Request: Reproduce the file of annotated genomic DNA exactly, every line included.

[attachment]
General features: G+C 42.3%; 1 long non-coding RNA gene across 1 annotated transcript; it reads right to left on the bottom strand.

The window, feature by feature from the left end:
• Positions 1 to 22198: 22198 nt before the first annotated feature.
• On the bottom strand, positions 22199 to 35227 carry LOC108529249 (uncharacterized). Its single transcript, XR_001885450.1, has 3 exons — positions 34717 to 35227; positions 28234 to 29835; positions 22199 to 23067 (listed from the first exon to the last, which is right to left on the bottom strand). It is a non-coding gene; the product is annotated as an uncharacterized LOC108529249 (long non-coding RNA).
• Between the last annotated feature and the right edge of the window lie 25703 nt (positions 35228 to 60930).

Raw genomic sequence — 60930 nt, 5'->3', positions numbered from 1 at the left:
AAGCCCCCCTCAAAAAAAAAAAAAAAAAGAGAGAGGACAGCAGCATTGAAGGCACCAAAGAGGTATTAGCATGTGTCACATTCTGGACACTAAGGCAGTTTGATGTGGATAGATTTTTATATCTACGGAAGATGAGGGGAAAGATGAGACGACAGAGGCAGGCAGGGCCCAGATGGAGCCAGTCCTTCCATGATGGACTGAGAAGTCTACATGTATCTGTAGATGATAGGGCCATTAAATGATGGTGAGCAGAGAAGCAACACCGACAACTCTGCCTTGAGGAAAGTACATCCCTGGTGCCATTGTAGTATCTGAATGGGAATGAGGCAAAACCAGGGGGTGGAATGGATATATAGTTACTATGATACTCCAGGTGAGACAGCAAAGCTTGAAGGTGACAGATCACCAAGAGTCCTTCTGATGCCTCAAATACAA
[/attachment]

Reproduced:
General features: G+C 42.3%; 1 long non-coding RNA gene across 1 annotated transcript; it reads right to left on the bottom strand.

The window, feature by feature from the left end:
• Positions 1 to 22198: 22198 nt before the first annotated feature.
• On the bottom strand, positions 22199 to 35227 carry LOC108529249 (uncharacterized). Its single transcript, XR_001885450.1, has 3 exons — positions 34717 to 35227; positions 28234 to 29835; positions 22199 to 23067 (listed from the first exon to the last, which is right to left on the bottom strand). It is a non-coding gene; the product is annotated as an uncharacterized LOC108529249 (long non-coding RNA).
• Between the last annotated feature and the right edge of the window lie 25703 nt (positions 35228 to 60930).

Raw genomic sequence — 60930 nt, 5'->3', positions numbered from 1 at the left:
AAGCCCCCCTCAAAAAAAAAAAAAAAAAGAGAGAGGACAGCAGCATTGAAGGCACCAAAGAGGTATTAGCATGTGTCACATTCTGGACACTAAGGCAGTTTGATGTGGATAGATTTTTATATCTACGGAAGATGAGGGGAAAGATGAGACGACAGAGGCAGGCAGGGCCCAGATGGAGCCAGTCCTTCCATGATGGACTGAGAAGTCTACATGTATCTGTAGATGATAGGGCCATTAAATGATGGTGAGCAGAGAAGCAACACCGACAACTCTGCCTTGAGGAAAGTACATCCCTGGTGCCATTGTAGTATCTGAATGGGAATGAGGCAAAACCAGGGGGTGGAATGGATATATAGTTACTATGATACTCCAGGTGAGACAGCAAAGCTTGAAGGTGACAGATCACCAAGAGTCCTTCTGATGCCTCAAATACAA